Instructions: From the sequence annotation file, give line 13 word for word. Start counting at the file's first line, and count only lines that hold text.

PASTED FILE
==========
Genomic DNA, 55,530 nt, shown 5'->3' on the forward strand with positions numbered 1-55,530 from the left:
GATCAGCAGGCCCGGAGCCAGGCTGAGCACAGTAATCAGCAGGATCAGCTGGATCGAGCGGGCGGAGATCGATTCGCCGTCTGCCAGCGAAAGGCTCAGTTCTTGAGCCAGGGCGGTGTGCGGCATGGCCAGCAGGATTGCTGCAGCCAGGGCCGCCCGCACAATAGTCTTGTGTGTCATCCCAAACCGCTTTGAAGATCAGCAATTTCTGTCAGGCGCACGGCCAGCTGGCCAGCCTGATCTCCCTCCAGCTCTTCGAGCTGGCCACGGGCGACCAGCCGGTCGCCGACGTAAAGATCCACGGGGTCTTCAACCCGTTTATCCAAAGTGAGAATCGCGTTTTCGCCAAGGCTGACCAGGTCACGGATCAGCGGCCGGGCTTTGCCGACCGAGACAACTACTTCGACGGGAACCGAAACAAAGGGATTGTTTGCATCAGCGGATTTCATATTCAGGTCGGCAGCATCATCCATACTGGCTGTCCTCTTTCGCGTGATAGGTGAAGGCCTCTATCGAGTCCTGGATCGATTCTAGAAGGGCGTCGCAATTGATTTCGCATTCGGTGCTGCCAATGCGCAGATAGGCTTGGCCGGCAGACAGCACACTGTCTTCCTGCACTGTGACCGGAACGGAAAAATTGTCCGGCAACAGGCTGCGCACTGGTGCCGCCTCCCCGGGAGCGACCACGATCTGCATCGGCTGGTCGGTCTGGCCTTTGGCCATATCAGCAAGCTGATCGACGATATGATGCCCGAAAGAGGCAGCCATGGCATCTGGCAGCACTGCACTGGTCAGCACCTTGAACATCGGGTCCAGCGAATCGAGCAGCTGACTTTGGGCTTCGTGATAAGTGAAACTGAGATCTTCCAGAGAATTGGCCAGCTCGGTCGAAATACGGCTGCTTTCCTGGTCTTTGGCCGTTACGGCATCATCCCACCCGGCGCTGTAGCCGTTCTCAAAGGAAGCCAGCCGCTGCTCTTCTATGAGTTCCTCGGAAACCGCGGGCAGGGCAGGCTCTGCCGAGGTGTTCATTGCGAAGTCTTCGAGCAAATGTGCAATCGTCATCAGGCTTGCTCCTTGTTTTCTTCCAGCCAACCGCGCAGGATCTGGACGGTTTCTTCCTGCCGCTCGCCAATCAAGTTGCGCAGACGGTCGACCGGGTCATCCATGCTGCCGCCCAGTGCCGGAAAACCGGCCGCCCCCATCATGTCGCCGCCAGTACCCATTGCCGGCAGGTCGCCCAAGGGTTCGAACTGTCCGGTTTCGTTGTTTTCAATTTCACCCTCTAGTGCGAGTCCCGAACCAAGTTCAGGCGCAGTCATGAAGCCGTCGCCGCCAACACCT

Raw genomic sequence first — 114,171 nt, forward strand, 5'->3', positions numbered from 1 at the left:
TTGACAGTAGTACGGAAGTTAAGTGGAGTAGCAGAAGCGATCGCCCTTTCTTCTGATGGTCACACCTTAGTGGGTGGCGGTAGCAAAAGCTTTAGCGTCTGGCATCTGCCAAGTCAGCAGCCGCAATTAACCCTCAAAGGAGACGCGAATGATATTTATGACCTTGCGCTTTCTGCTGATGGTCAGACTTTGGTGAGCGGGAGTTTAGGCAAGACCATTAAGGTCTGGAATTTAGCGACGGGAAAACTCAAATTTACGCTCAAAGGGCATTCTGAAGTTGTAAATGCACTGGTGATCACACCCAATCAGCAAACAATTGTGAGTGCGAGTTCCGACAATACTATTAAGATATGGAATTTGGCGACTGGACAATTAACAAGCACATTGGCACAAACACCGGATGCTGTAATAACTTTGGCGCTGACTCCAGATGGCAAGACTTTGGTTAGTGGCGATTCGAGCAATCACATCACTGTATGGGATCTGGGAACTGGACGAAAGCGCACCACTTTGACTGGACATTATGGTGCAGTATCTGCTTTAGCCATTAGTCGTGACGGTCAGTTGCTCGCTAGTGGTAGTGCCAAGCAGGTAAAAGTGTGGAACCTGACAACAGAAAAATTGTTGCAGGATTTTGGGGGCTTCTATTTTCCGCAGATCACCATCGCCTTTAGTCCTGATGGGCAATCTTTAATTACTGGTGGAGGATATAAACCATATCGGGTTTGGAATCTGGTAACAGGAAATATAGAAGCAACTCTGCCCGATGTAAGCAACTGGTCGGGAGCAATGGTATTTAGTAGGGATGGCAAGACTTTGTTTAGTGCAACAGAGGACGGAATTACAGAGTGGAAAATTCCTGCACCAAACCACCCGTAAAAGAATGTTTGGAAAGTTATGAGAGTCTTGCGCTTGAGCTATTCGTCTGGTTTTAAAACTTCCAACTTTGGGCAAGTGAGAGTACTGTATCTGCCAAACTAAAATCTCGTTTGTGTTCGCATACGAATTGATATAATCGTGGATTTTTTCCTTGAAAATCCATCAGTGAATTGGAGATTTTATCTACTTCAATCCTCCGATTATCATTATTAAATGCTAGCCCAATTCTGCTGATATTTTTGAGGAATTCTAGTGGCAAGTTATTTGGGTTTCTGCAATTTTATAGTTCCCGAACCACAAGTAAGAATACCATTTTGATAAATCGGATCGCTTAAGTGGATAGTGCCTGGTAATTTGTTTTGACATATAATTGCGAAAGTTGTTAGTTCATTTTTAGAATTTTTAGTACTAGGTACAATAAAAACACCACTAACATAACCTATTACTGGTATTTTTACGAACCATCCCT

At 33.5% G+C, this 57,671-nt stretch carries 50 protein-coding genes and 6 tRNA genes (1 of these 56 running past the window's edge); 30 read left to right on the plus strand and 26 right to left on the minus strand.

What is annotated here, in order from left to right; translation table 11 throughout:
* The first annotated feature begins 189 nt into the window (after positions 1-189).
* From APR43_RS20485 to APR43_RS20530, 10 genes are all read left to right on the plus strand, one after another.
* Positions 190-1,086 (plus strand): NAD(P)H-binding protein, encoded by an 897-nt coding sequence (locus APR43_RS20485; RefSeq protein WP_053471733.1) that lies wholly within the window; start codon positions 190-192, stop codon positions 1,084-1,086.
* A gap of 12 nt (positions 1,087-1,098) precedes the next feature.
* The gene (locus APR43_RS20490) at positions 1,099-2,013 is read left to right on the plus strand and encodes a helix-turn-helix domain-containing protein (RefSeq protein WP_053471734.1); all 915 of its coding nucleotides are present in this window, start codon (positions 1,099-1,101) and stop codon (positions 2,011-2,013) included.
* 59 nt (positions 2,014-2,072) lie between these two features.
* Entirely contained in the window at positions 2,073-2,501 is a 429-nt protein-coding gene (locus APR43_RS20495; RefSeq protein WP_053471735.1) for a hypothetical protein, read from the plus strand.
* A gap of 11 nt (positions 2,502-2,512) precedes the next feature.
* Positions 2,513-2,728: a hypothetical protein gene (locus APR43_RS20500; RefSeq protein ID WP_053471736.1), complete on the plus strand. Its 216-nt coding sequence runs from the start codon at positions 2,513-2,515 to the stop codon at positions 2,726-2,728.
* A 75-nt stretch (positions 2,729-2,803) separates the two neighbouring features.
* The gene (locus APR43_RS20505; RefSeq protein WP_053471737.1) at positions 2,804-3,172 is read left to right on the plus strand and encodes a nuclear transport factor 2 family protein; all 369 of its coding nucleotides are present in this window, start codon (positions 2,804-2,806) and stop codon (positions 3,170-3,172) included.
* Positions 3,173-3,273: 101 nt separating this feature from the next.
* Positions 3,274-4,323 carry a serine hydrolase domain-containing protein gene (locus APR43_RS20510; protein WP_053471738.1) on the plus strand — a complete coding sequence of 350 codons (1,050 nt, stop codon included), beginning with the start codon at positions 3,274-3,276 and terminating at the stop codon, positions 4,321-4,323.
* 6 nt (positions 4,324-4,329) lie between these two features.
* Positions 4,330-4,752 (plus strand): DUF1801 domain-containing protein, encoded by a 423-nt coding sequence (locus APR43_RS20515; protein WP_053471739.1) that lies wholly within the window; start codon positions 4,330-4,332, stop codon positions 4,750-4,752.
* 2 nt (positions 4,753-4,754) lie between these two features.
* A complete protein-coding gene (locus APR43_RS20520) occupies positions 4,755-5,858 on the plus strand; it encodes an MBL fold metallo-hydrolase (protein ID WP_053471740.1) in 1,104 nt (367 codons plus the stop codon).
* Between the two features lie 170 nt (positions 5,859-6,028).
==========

* Entirely contained in the window at positions 2,073-2,501 is a 429-nt protein-coding gene (locus APR43_RS20495; RefSeq protein WP_053471735.1) for a hypothetical protein, read from the plus strand.